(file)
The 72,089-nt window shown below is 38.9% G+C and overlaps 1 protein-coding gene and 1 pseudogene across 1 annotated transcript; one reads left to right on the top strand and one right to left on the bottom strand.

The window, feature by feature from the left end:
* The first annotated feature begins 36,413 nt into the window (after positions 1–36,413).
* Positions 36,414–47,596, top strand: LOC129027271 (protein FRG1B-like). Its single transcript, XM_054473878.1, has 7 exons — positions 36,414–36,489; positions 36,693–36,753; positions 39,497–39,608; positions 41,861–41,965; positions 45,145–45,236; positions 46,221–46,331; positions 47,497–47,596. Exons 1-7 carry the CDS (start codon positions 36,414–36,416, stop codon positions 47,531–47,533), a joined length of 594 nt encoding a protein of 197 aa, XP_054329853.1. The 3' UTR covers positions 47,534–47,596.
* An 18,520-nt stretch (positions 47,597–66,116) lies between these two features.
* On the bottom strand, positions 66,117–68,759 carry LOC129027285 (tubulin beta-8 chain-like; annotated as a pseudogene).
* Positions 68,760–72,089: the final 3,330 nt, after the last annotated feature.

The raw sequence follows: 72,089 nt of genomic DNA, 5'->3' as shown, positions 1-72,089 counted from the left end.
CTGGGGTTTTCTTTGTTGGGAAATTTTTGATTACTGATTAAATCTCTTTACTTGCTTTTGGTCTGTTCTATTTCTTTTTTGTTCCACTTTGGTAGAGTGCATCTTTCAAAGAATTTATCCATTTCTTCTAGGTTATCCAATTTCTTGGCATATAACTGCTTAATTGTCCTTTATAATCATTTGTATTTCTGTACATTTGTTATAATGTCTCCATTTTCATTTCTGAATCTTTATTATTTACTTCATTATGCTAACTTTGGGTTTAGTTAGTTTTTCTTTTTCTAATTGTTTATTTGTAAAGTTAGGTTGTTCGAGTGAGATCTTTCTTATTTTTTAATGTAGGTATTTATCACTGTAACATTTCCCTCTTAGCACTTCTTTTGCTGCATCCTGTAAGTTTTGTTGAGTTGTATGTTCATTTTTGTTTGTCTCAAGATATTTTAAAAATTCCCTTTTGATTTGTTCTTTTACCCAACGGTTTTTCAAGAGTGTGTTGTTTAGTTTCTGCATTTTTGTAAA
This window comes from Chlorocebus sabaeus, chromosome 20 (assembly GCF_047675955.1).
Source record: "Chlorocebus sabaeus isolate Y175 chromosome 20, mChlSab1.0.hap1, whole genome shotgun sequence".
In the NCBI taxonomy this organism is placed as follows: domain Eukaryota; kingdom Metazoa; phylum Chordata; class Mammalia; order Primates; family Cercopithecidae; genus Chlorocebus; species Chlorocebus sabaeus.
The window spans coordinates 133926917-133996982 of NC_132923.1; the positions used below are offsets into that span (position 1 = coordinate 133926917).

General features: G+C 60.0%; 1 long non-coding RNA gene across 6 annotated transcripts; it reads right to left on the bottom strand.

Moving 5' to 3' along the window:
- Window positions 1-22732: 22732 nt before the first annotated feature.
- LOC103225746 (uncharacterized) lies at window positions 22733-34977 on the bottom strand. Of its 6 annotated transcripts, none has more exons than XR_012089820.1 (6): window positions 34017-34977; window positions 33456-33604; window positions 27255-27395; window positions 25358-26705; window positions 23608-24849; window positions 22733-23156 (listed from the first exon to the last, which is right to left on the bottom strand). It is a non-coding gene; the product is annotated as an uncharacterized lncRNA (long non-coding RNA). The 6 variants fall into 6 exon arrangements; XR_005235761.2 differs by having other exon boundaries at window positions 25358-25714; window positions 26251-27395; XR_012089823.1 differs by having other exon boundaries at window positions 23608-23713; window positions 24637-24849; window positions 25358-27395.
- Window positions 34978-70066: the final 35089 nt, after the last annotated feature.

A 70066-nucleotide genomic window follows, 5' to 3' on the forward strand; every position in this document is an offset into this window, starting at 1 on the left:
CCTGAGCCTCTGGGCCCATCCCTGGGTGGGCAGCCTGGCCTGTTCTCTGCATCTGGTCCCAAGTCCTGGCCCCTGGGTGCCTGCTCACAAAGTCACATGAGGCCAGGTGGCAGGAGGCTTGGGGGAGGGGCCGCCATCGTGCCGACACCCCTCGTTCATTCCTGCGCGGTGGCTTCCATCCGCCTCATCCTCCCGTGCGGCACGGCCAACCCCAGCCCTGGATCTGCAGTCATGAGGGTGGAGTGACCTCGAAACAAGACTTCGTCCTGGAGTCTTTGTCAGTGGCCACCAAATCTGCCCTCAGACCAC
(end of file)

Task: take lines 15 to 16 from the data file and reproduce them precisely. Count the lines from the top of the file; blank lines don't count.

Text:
Moving 5' to 3' along the window:
- Window positions 1-22732: 22732 nt before the first annotated feature.